TURKISH MUSIC DICTIONARY
Can Direği (Lit. "soul/life column")
The support column that runs from the neck through the body of certain stringed instruments; the dowelstick.
A compound makam used in Turkish Classical Music, also known as a variant of the makam Şevk-u Tarab. According to some theoreticians, it is created by adding a Kürdî tetrachord above the Sabâ scale from dügâh (la/A) and Acem-aşîrân scale from acem (fa/F) which create the Şevk-u Tarab. Some also hold that there are two different formulas for the Cânfezâ makam. One of these is to add an Uşşâk tetrachord transposed to hüseynî aşîrân (mi/E) to the scale of the makam Sabâ; and the other is to add a Çârgâh pentachord from acem-aşîrân (fa/F) to the basic Sabâ scale. The makam is descending-ascending in character. Its tonic is hüseynî aşîrân, and its dominants are dügâh (la/A) and çargâh.
In Turkish Classical Music, the name used to refer to an easily-played style of saz semâîsi and peşrev. In later years this was replaced by the medhal form. See Medhal.
Gathering, refers especially to religious gatherings. See Ayin-i Cem
Cenâze Salâtı (Salâsı)
See Salât, Salâ
Ceng-i Harbî (=Çeng-i Harbî)
1. A ten-beat minor usûl used in Turkish Classical Music, consisting of two measures of Nim Sofyan followed by two of Semâî. It has been used in marches, as well as some bestes and in the fourth vers of saz semâîsis.
2. A type of melody used in Anatolia to excite the spectators of sports competitions such as wrestling and javelin throwing contests.
3. An individual stroke on the davul.
The name for one of the Köroğlu melodies.
One of the usûls used in Turkish Classical Music. No examples have survived to the present.
An usûl once used in Turkish Classical Music. No examples have survived to the present.
The general name for a repertoire of Turkish folk songs on the subject of Algeria, and dances dedicated to this country, which are to be found in almost every corner of Anatolia.
See Kök Hâli.
A term for folk songs, makams and melodies, used mostly by the Tatars, also ır. Sung on a variety of subjects, cırs are most often performed as wedding songs and concern this subject.
A term for a strong, high pitched sound.
Pun, poems in which words are imbued with new/different meanings.
An âşık makam of northern Anatolia.
A wind instrument made by hollowing out a twig from a tree, mostly encountered in Rize and Artvin provinces. It is used mostly by children and is a sort of toy instrument.
The thin unwound strings used on a bağlama.
Puns, the art of making puns. See Hoyrat, Ciğa.
Cin Deliği (=Şeytan Deliği)
1. (Lit. Demon/Devil's hole)
2. The small unfingered holes on the ends of kavals and zurnas.
In Turkish Classical Music, a fourth
The special repertoire played for folk javelin (cirit) events.
A woodwind instrument that began to gain importance in western music especially toward the late 17th century, and assumed its present form largely in the 18th century. Later constructed of metal as well, the clarinet entered Turkish music around the beginning of the 20th century. The clarinet is divided into three groups; the soprano, alto and bass.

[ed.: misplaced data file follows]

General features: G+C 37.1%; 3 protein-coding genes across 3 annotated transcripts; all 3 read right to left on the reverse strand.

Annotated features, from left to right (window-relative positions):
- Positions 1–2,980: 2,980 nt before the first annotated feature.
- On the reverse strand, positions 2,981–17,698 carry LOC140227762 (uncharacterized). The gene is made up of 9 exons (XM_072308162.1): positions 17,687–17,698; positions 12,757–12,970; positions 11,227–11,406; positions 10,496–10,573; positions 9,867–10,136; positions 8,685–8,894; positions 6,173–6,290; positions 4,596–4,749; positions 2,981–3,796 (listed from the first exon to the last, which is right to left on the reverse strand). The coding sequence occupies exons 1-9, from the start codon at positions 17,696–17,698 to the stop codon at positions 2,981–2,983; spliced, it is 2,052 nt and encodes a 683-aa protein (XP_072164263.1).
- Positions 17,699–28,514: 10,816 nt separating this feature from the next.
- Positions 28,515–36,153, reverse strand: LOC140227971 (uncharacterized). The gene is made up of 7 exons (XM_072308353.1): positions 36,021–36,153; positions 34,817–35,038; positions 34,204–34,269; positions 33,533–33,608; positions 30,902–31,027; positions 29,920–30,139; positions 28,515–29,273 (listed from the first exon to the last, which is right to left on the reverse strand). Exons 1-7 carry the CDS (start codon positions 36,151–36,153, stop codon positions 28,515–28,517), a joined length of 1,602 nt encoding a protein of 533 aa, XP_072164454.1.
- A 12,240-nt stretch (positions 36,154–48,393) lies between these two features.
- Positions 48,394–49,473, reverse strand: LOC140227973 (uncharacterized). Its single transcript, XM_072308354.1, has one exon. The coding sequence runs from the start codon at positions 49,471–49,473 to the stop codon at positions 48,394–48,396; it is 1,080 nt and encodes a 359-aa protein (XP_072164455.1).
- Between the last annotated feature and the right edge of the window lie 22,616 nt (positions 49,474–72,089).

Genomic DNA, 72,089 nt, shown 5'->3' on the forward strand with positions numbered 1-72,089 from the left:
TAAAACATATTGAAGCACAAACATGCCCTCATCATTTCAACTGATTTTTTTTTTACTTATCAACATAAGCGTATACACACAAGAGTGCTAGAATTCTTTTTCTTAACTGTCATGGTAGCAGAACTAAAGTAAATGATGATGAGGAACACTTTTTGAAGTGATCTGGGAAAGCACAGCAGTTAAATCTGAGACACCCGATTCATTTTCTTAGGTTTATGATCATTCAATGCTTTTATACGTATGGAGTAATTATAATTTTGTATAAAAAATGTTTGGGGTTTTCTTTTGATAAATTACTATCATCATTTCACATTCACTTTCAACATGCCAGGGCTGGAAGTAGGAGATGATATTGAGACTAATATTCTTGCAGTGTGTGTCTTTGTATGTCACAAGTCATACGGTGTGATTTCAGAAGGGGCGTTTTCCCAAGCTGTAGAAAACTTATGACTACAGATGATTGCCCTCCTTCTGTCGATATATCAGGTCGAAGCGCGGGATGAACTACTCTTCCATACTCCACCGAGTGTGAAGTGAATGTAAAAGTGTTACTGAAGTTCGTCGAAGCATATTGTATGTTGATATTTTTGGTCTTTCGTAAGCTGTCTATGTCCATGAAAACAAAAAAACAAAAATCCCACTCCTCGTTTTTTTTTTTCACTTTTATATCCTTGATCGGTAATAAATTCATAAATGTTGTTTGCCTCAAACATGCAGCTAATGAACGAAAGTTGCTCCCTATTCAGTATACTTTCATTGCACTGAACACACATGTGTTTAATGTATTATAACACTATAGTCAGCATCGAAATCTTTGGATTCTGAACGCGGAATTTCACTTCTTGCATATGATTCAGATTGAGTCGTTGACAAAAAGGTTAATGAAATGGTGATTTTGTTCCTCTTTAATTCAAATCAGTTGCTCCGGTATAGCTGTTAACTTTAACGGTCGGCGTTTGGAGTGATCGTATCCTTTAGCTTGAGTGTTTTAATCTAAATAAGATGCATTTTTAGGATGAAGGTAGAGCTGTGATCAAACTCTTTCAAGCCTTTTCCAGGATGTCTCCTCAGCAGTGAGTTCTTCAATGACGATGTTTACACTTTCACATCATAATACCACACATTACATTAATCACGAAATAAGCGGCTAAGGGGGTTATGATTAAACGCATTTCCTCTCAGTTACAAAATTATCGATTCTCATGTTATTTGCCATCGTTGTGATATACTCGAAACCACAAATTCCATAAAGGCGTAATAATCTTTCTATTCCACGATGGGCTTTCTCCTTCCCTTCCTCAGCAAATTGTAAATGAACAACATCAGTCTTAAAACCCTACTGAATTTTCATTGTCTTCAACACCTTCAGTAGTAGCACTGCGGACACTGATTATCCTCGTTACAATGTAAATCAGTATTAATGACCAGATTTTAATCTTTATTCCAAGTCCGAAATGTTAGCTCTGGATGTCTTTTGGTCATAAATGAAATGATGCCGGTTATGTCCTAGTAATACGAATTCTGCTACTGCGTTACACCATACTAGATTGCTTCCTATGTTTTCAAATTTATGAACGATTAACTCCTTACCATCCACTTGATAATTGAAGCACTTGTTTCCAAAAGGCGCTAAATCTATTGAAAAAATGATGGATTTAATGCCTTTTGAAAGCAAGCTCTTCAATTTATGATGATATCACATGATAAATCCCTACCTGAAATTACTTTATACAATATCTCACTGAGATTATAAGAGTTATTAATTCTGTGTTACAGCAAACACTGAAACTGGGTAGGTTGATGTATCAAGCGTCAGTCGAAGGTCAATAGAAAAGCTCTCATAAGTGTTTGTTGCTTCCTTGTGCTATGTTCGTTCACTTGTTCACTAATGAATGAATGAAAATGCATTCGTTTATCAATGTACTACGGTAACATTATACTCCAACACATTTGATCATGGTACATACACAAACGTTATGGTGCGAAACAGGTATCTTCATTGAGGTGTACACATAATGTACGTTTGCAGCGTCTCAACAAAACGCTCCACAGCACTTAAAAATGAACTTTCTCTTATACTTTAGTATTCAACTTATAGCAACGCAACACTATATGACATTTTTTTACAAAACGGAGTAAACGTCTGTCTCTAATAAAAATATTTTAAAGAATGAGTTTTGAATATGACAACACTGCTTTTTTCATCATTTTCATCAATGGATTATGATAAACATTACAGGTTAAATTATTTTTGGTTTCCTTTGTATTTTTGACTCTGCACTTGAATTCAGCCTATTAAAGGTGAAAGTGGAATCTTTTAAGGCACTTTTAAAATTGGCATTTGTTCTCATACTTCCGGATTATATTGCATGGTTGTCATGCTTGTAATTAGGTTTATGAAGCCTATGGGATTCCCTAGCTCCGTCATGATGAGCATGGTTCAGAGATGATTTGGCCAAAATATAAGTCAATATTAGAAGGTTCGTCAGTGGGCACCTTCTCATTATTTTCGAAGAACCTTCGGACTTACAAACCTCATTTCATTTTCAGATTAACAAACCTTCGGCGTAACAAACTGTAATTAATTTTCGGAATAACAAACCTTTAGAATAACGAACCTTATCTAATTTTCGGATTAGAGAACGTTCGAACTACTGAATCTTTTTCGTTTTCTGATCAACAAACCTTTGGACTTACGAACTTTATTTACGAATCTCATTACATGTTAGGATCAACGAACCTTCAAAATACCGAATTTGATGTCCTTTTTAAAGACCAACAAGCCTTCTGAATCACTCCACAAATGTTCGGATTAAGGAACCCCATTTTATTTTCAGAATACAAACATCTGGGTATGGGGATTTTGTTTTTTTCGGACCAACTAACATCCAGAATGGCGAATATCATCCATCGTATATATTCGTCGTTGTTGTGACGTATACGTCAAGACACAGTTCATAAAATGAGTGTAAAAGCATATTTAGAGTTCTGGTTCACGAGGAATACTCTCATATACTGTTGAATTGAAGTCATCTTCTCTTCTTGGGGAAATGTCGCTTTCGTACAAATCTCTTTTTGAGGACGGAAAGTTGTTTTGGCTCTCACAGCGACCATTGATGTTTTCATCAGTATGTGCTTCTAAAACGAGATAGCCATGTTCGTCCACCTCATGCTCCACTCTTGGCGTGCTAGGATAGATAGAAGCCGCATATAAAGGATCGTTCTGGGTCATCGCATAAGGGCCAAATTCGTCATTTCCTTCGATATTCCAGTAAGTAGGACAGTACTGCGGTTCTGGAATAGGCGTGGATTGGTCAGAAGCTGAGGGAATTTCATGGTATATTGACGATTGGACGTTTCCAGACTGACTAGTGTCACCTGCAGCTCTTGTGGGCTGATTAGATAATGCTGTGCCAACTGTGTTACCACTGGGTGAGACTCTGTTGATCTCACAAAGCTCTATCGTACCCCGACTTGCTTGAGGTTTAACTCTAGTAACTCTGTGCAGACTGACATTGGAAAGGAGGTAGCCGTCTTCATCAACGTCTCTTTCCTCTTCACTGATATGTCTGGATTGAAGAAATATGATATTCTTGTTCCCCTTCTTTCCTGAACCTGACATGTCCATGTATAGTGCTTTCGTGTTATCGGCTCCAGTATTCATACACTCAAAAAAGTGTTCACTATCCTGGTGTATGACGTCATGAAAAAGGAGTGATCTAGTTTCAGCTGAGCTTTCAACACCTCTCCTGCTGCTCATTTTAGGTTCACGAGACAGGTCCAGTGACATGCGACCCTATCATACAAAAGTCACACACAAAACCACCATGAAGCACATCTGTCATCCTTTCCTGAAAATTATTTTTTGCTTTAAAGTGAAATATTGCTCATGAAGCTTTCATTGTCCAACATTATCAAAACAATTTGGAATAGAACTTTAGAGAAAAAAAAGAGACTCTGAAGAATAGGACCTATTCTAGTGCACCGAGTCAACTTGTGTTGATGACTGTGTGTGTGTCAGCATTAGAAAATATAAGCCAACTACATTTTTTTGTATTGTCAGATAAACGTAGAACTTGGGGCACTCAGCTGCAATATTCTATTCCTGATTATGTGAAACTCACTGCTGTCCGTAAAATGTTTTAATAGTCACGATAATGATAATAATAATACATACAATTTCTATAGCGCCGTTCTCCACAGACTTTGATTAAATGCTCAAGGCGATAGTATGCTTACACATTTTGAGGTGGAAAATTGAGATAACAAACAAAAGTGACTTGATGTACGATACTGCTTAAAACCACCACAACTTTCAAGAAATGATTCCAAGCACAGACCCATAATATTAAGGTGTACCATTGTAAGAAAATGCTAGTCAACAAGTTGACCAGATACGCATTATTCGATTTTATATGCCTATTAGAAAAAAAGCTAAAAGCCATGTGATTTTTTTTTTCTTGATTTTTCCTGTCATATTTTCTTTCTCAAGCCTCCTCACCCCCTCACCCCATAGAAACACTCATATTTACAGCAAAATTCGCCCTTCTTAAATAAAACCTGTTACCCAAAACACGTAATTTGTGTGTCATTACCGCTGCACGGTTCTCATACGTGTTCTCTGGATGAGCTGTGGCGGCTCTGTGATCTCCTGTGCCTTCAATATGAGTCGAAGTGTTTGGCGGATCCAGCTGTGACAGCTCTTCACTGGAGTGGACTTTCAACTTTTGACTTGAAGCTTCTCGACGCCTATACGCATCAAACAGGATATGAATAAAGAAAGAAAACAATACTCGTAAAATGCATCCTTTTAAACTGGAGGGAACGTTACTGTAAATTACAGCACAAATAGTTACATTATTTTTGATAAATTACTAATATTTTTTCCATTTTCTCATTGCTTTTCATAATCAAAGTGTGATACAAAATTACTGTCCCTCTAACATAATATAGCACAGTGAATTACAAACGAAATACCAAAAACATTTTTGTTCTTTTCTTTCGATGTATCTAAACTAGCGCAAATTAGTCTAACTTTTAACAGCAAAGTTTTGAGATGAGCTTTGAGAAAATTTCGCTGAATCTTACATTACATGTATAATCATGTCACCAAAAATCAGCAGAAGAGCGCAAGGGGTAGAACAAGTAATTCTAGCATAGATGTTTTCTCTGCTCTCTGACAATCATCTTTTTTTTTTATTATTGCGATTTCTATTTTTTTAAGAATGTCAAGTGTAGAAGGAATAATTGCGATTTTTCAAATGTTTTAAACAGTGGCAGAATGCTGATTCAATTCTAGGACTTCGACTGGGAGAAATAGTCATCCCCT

The collection of all aspects of folk culture within a discipline defined by a specific set of rules. Such activities have been in progress among various Turkish societies since the beginning of the 20th century. Music collection is a separate branch of specialization, and in addition to a broad knowledge of music and repertoire, requires specialized analytical training.
1. In religious music, the term for a section performed in unison. See Cumhur İlahi
2. The general term for a piece being sung by the entire ensemble.
1. In Turkish Classical Music, an ilahi composed for choir in unison.
2. An ilahi sung together.
The smallest member of the bağlama family.
A small-diameter folk drum played mostly in and around the provinces of Adana, Gaziantep and Trabzon.
A tuning for instruments in the with two courses of strings, consisting of la/A for the lower string and mi/E for the upper string.
A small zurna played chiefly in and around the city of Trabzon in the central Black Sea region.
A ten-beat usûl used in Turkish Classical Music, composed of two joined Türk Aksağı usûls. It is used in şarkı, türkü, ilâhî and dance tunes, as well as the fourth verse of saz semâîsis.
A ten-beat minor usûl in Turkish Classical Music that is formed by changing the place of the last two beats of Curcuna. It is used only in some places in a piece rather than throughout.
1. A stringed instrument used in classical Turkish music, invented in the 1930s by Zeynel Abidin Cümbüş and consisting of an aluminum body with a plastic or skin face, and a fretless neck. As the aluminum body gives it a powerful sound, it is used in open-air performance at weddings and other such festivities.
2. An Ankara term for a musical gathering.
A musical phrase.
1. A wind instrument (üflemeli çalgılar) used in 17th-century Turkish Classical Music.
2. A percussion instrument used in Turkish Classical Music, played in pairs by çengis (female dancers), a type of metal castanet/finger cymbal.
To sing a türkü or mani.
Çağırtma Düdüğü (Çığırtma Düdüğü)
See Çığırtma, Düdük.